If you are new to Pittsburgh, traveling by car might be a frustrating experience, but don’t let that stop you from experiencing Pittsburgh’s rich cultures and unique neighborhoods. Walk the Burgh (including Free Pittsburgh Walking), Bike the Burgh, Segway the Burgh, or cruise down our rivers29 are always good options. Of course, there’s always Port Authority (Pittsburgh’s bus transit),30 taxis, and ride share too.

So go on! Let Pittsburgh’s bridges welcome you to its neighborhoods, experience its rich cultures, appreciate its unique offerings, and celebrate its diversity.

Notes

  1. https://www.alleghenycounty.us/public-works/sister-bridges-history.aspx
  2. https://downtownpittsburgh.com/visit/
  3. https://www.heinzhistorycenter.org/fort-pitt/
  4. https://www.dcnr.pa.gov/StateParks/FindAPark/PointStatePark/Pages/default.aspx
  5. https://culturaldistrict.org/
  6. https://www.carnegielibrary.org/clp_location/hill-district/
  7. https://www.visitpittsburgh.com/neighborhoods/north-shore-north-side/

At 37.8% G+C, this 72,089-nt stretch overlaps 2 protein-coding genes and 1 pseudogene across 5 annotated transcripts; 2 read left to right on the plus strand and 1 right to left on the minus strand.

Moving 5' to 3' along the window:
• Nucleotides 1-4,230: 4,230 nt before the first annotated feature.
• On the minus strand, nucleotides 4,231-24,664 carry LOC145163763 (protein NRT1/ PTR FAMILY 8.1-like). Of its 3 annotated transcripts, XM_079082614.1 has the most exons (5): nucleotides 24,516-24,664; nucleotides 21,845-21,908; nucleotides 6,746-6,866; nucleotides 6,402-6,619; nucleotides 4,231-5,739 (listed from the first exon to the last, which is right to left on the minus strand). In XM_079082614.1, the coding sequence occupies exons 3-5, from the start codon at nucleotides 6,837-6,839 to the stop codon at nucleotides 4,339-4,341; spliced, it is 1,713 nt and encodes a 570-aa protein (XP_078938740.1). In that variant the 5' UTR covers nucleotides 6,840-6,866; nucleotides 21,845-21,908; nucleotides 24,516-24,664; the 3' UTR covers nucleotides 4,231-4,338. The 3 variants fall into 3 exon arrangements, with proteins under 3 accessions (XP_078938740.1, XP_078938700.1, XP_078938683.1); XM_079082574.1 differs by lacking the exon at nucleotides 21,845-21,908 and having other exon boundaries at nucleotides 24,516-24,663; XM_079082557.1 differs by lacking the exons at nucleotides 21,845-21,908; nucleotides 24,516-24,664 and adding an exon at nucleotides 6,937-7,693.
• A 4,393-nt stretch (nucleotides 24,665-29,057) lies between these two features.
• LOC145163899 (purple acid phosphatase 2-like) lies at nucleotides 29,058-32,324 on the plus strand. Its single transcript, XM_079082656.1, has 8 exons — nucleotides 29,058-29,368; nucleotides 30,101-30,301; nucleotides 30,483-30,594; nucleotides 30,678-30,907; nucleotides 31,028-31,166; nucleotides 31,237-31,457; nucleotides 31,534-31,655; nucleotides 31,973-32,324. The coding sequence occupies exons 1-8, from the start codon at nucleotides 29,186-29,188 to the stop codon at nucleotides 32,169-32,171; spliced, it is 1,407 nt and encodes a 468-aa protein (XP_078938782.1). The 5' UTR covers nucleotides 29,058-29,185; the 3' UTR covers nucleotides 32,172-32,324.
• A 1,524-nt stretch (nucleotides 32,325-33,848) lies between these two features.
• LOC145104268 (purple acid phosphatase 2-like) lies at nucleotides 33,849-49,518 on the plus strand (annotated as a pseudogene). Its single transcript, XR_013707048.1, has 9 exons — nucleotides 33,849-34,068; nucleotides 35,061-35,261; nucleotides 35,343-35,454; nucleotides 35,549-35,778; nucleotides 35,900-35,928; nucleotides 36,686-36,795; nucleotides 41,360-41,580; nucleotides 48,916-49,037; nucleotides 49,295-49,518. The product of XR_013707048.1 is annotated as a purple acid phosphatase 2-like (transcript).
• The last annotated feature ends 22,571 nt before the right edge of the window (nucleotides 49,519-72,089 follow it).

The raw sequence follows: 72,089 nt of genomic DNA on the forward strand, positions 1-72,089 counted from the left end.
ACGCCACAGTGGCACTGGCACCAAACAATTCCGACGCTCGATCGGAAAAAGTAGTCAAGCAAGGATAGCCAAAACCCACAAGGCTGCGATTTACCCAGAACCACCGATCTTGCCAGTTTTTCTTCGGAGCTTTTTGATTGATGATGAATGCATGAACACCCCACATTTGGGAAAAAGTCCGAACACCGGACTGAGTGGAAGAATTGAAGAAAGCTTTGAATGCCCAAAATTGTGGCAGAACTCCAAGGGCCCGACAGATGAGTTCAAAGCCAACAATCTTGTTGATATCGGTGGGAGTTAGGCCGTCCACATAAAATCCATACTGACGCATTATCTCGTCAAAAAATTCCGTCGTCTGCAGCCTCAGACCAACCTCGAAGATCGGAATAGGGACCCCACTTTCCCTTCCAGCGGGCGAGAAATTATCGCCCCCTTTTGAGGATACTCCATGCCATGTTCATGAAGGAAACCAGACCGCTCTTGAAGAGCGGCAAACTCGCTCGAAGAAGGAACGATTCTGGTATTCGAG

8. https://www.warhol.org/
  9. https://mattress.org/
  10. https://www.discovertheburgh.com/randyland/
  11. http://www.mexicanwarstreets.org/
  12. https://museumlab.org/explore/photos-videos/
  13. https://www.visitpittsburgh.com/neighborhoods/oakland/
  14. https://www.nationalityrooms.pitt.edu/
  15. https://pittsburghparks.org/explore-your-parks/regional-parks/schenley-park/
  16. https://www.phipps.conservatory.org/
  17. https://www.carnegielibrary.org/clp_location/main-oakland/
  18. https://carnegiemnh.org/
  19. https://en.wikipedia.org/wiki/City_Beautiful_movement
  20. https://www.thefrickpittsburgh.org/clayton
  21. https://pittsburghparks.org/explore-your-parks/regional-parks/frick-park/
  22. https://www.visitpittsburgh.com/blog/how-to-ride-the-pittsburgh-inclines/
  23. https://www.stationsquare.com/
  24. https://www.visitpittsburgh.com/neighborhoods/mt-washington/
  25. http://braddockcarnegielibrary.org/our-histories
  26. https://carnegieofhomestead.com/library/
  27. https://www.waterfrontpgh.com/
  28. https://riversofsteel.com/
  29. https://www.visitpittsburgh.com/things-to-do/
  30. https://www.portauthority.org/
Copyright Zachary L. Brodt, Jeffrey D. Werst, Ethan P. Pullman